I would suggest that in finding the core mission of your collection, your organisation – you are trying to find what the value for your visitors are. Many places forget this, but as public organisations for the people, we need to focus outward.
For me over the past few years this has been around inspiration, creativity and invention.
I came across this little note talking about creativity and thought that it summed it up well.
Being creative isn’t a superpower, you are not born with it and it is not exclusive. It isn’t magic – it is magical. We as museum educators, curators and programmers can help people tap into that.
In the UK, the dialogue around digital particiapation, in education and in government policy, is usually framed around the economy.
Over recent years there has been a drive to create a digitally skilled workforce coming from schools and universities who will drive the digital commercial sector. A key report from NESTA, the UK’s innovation strategy lab, worked with key drivers in the industry, from game companies, software developers and special effects for movies, to identify missing skillsets from the workers they needed. Although a number of the industries they spoke to could be classed as creative, the outcome was to implement a computer science currciuculum across all ages in schools which neglected the arts. By the age of 5, children should be able to define what an algorythm is and what it does. The curriculum has become very technically focussed.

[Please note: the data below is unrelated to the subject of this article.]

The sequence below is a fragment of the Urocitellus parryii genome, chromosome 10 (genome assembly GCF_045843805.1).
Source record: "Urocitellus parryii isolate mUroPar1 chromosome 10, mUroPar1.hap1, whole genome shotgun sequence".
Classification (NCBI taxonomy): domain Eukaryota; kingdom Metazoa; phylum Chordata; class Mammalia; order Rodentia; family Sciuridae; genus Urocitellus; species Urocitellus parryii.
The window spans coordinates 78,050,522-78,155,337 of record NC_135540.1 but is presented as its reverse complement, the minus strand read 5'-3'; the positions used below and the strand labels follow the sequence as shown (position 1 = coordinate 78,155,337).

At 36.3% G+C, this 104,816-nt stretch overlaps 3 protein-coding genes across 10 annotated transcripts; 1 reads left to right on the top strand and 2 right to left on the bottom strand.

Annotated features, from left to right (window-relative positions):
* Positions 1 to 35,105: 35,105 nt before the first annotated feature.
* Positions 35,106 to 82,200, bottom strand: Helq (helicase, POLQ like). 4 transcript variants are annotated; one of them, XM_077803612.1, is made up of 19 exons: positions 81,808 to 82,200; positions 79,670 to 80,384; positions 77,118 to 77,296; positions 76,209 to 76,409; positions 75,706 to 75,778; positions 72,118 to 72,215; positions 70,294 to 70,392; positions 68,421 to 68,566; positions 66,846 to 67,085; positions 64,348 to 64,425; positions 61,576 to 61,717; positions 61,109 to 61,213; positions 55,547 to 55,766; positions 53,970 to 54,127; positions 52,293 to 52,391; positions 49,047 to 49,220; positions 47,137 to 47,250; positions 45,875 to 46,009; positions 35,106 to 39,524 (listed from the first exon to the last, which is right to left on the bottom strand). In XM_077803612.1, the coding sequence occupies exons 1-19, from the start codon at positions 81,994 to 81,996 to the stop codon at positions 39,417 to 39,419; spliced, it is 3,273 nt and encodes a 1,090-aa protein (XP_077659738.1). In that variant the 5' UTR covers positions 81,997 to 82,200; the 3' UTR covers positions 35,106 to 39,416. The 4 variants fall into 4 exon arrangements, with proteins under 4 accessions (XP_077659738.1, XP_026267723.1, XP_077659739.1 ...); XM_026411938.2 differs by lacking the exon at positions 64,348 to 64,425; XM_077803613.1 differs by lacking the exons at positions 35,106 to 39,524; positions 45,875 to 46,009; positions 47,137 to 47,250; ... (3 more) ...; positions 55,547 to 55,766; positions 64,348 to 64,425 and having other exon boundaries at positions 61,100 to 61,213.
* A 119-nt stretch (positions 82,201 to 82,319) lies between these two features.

But why should museums and galleries care about this?
Well, culture and museums should care because digital literacy, engagement and creativity is multi-faceted and contains more than just technical aspects. Digital literacy eables artists to create spectacular creative visions – such as teamLab’s exhibition here, as well as understand, create and access the culture that museums and galleries put online.